While some loricae are simple invocations, others, such as the Lorica of St. Fursey and the Breastplate of Laidcenn, go through an inventory of the body, asking for protection from head to toe, inside and out.

The Lorica of St. Fursey
The arms of God be around my shoulders
The touch of the Holy Spirit upon my head,
The sign of Christ’s cross upon my forehead,
The sound of the Holy Spirit in my ears,
The fragrance of the Holy Spirit in my nostrils,
The vision of heaven’s company in my eyes,
The conversation of heaven’s company on my lips,
The work of God’s church in my hands,
The service of God and the neighbour in my feet,
A home for God in my heart,
And to God, the Father of all, my entire being.

The Breastplate of Laidcenn
O God, defend me everywhere
With your impregnable power and protection.
Deliver all my mortal limbs,
Guarding each with your protective shield,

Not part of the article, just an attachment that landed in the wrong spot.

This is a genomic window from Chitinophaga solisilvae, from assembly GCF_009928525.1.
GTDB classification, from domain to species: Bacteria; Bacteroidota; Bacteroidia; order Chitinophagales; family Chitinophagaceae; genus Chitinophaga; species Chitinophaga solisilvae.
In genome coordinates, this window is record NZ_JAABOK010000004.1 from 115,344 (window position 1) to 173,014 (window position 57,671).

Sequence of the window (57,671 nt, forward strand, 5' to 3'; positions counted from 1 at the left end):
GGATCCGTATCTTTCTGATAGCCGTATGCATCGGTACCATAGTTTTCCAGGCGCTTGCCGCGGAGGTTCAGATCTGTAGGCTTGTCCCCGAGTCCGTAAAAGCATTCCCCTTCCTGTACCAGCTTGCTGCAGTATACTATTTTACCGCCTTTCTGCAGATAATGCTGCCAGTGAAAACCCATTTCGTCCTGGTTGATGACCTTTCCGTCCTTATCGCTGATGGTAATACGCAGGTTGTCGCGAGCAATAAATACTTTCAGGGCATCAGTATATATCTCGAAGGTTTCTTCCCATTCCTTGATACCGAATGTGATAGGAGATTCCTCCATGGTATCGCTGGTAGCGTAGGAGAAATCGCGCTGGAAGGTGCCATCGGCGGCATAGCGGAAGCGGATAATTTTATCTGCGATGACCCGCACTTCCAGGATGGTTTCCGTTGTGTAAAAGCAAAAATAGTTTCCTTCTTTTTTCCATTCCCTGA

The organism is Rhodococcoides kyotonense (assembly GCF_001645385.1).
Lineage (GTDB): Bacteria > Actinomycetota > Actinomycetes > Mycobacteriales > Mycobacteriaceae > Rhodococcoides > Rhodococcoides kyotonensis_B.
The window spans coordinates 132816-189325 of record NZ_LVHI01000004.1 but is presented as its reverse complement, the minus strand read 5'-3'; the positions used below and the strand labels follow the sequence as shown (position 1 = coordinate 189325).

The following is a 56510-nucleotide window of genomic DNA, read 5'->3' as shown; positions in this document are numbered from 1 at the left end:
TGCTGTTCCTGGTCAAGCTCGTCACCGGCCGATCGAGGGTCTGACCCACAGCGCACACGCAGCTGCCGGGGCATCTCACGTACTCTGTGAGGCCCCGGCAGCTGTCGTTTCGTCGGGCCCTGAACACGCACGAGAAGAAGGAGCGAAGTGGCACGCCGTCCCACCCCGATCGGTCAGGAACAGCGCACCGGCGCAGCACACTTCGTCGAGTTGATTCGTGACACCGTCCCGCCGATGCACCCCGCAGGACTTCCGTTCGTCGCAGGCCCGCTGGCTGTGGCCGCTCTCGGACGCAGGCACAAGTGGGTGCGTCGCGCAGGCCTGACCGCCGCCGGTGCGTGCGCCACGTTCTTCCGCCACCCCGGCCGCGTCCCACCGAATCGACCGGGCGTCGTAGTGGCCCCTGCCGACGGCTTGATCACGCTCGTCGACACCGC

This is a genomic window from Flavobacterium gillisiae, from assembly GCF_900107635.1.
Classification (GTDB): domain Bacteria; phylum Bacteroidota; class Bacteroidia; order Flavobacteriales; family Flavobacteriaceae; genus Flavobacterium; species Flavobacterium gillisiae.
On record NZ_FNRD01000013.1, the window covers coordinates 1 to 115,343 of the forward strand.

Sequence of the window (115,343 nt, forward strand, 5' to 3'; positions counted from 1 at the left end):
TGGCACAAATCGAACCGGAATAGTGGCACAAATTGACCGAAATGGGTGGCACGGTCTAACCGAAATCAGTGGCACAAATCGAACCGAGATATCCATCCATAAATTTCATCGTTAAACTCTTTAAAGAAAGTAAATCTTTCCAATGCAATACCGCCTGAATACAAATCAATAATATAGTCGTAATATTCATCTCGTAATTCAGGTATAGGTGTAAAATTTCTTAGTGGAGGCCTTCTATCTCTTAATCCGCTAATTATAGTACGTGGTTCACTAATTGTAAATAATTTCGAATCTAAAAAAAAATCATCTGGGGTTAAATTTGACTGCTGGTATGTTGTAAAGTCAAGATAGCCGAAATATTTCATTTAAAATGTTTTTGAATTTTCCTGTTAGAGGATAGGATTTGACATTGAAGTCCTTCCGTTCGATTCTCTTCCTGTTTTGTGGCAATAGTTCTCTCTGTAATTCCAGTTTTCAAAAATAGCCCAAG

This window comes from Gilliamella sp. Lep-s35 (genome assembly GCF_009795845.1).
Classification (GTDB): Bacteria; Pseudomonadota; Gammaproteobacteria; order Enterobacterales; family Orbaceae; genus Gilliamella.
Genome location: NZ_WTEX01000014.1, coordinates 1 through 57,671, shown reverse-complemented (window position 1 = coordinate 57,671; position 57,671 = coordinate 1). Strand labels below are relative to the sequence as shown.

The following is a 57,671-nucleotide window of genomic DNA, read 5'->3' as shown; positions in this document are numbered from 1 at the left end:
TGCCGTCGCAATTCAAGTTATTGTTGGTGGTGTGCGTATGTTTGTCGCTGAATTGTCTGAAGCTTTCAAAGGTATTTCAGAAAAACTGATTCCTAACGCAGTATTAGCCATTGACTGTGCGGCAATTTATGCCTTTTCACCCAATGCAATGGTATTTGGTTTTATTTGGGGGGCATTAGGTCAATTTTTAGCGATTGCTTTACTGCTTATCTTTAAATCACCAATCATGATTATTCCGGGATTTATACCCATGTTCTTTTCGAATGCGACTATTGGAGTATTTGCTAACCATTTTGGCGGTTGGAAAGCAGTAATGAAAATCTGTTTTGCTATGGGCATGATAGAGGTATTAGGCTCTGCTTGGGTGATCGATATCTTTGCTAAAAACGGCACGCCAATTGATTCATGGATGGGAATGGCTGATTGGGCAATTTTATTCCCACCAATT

So the foul demons shall not hurl their darts
Into my side, as is their wont.

Deliver my skull, hair-covered head, and eyes,
Mouth, tongue, teeth, and nostrils,
Neck, breast, side, and limbs,
Joints, fat, and two hands.

Be a helmet of safety to my head,
To my crown covered with hair,
To my forehead, eyes, and triform brain,
To snout, lip, face, and temple.

To my chin, beard, eyebrows, ears,
Chaps, cheeks, septum, nostrils,
Pupils, irises, eyelids, and the like,
To gums, breath, jaws, gullet.

Protect my spine and ribs and their joints,
Back, ridge, and sinews with their bones;
Protect my skin and blood with kidneys,
The area of the buttocks, nates with thighs.
Protect my hams, calves, femurs,
Houghs and knees with knee-joints;
Protect my ankles and shins and heels,
Shanks, feet with their soles.

Protect my toes growing together,
With the tips of the toes and twice five nails;
Protect my breast, collarbone and small breast,
Nipples, stomach, and navel.

Protect the whole of me with my five senses,
Together with the ten created orifices,
So that from soles of feet to crown of head
I shall not sicken in any organ inside or out.